Writing in 2003, Vineta Colby commented that, at that time, only ‘a small company’ read the work of Vernon Lee (Violet Paget, 1856-1935). In the fifteen years that have elapsed there has been a major expansion of academic interest in Lee’s oeuvre, which has generated scholarly work, biographies and international conferences. Since then, access to Vernon Lee’s work in published and digitised form has increased dramatically, introducing her to a whole new generation of readers and students, and prompting scholarship not only on her fiction but on the full variety of her interests.

Despite this surge in critical response, however, much of Lee’s large and extremely wide-ranging oeuvre has yet to receive full scholarly attention, especially those writings she produced in the twentieth century. Between 1900 and her death in 1935, she published a wealth of new material including a musical drama, travel writing, novels, philosophical and aesthetic treatises, literary criticism, compilations of supernatural fiction and an important musicological study, Music and Its Lovers (1932).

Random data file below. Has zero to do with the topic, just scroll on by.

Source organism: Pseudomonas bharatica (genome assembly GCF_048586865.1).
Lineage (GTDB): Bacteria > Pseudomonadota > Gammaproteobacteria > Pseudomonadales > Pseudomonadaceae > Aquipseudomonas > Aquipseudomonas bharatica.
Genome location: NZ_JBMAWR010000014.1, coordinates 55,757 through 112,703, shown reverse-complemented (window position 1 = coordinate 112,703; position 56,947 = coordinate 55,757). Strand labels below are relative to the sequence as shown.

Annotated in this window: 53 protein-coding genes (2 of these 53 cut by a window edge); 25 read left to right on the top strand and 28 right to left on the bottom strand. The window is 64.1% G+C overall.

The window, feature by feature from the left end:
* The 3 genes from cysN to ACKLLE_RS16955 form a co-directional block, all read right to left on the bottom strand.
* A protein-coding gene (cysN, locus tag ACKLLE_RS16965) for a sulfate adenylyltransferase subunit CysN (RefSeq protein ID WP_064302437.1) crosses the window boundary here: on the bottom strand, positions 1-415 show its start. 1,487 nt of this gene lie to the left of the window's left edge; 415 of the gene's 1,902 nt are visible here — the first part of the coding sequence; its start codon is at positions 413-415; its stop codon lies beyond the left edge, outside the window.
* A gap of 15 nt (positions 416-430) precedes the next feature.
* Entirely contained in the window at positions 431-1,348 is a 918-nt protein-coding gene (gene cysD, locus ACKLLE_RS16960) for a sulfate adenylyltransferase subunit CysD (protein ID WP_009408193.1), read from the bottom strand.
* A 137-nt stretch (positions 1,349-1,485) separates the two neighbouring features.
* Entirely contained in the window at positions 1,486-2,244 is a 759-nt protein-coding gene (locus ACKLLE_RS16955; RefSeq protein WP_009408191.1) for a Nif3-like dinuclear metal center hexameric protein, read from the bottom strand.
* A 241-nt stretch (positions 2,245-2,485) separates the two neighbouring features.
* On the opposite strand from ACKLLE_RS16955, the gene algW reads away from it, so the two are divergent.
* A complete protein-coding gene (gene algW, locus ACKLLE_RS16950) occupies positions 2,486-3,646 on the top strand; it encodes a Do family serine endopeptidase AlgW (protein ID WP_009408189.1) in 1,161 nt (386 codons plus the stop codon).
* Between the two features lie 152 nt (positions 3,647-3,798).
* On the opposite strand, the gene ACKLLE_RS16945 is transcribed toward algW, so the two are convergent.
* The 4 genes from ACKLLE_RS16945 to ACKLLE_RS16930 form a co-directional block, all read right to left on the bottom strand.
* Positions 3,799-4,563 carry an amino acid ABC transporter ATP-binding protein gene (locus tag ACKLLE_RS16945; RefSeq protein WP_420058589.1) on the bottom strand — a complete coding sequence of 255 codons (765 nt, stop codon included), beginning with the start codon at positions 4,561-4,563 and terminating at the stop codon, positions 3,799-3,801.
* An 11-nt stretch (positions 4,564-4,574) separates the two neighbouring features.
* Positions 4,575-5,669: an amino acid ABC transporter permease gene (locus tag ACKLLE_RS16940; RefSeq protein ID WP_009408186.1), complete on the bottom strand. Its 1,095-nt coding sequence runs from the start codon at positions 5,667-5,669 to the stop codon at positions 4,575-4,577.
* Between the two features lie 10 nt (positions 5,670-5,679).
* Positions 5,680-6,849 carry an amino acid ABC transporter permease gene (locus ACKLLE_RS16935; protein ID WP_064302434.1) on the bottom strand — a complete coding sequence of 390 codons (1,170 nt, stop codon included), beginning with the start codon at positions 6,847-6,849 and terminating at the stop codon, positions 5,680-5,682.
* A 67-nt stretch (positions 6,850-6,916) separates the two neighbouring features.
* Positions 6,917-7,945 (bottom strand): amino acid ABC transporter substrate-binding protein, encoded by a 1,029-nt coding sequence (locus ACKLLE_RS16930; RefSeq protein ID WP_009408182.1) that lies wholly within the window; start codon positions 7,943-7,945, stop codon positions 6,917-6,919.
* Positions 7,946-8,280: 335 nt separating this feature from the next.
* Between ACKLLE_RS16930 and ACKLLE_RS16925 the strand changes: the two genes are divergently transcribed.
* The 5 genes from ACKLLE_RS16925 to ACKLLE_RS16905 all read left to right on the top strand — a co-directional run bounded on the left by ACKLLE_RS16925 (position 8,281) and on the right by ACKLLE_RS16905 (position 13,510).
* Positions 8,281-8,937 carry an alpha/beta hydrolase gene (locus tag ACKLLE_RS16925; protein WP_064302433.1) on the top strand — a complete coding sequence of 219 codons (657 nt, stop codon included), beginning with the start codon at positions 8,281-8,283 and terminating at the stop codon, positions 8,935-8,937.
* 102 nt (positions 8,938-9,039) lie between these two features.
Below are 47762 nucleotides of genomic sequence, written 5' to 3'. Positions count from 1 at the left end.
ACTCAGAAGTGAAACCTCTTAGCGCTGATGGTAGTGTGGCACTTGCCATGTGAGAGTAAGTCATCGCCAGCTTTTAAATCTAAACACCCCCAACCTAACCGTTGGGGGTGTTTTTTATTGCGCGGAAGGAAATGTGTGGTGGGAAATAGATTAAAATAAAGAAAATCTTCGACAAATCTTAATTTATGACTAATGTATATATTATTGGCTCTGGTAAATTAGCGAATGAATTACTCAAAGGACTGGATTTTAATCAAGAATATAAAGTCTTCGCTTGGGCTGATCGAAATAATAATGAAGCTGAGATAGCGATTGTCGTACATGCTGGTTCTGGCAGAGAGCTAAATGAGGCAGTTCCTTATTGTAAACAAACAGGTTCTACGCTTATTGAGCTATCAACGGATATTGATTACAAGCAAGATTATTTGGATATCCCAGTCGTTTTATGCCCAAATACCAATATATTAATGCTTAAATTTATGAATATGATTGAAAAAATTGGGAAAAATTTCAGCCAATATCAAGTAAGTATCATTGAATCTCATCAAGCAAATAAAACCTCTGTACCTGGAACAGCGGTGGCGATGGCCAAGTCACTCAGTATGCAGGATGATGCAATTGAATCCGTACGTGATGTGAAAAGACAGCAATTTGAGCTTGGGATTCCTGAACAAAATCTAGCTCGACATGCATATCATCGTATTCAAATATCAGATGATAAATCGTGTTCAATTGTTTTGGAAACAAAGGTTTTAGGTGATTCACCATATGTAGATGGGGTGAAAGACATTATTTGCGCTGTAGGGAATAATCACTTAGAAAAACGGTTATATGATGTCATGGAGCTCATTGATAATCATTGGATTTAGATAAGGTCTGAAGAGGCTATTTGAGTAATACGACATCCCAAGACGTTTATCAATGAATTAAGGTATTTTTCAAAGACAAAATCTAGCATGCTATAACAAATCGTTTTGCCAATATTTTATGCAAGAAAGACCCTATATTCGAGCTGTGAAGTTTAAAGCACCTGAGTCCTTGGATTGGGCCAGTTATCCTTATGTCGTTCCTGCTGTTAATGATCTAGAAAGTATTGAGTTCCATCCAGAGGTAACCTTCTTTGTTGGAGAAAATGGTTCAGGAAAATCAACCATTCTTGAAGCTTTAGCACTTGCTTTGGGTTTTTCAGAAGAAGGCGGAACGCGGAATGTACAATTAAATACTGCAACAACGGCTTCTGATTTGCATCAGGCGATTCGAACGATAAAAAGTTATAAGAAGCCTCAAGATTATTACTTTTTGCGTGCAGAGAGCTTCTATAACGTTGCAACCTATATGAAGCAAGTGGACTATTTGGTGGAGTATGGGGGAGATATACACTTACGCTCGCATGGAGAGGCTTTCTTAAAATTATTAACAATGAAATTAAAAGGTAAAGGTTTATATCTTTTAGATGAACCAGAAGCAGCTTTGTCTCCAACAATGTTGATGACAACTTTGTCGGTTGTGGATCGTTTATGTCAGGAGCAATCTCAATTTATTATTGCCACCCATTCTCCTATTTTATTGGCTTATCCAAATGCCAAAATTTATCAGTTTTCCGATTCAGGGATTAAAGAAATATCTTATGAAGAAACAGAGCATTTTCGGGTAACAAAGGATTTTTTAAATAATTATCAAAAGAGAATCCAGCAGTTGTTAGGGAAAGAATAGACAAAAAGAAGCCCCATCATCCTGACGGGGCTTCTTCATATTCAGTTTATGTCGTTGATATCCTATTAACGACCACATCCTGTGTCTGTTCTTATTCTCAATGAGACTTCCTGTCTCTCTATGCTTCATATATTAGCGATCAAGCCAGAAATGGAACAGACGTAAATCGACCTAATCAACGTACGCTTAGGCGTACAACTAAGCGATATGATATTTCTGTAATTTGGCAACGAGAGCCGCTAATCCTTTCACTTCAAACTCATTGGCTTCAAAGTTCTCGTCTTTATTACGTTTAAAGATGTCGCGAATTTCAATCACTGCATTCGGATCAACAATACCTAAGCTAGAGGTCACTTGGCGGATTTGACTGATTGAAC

We welcome proposals for scholarly papers that explore all aspects of Lee’s writings and her literary and artistic connections, with a special focus on her twentieth-century writings. Topics may include but are not limited to the following areas:

• Essays and Fiction
• Travel writing, place and space
• Criticism (aesthetics, musicology, art history, literary criticism)
• Natural and Social Sciences
• Politics, Pacifism, Cosmopolitanism
• Theatre
• Letters
• Circles and Networks

Please send 300-word abstracts, by 15 January 2019, to: VernonLee2019@gmail.com.
Conference organisers: Patricia Pulham, Stefano Evangelista, Elisa Bizzotto, Federica Parretti, Serena Cenni, and Sally Blackburn-Daniels

The next conference of the European Society for Literature, Science and the Arts, on the theme of SpaceTime, will be held in Athens on 25-18 June 2019. To read the cfp, click below:

SLSAeu2019CFP-4

Please click through for links to the full CFP Beastly Moderisms and Call for Poems Beastly Modernisms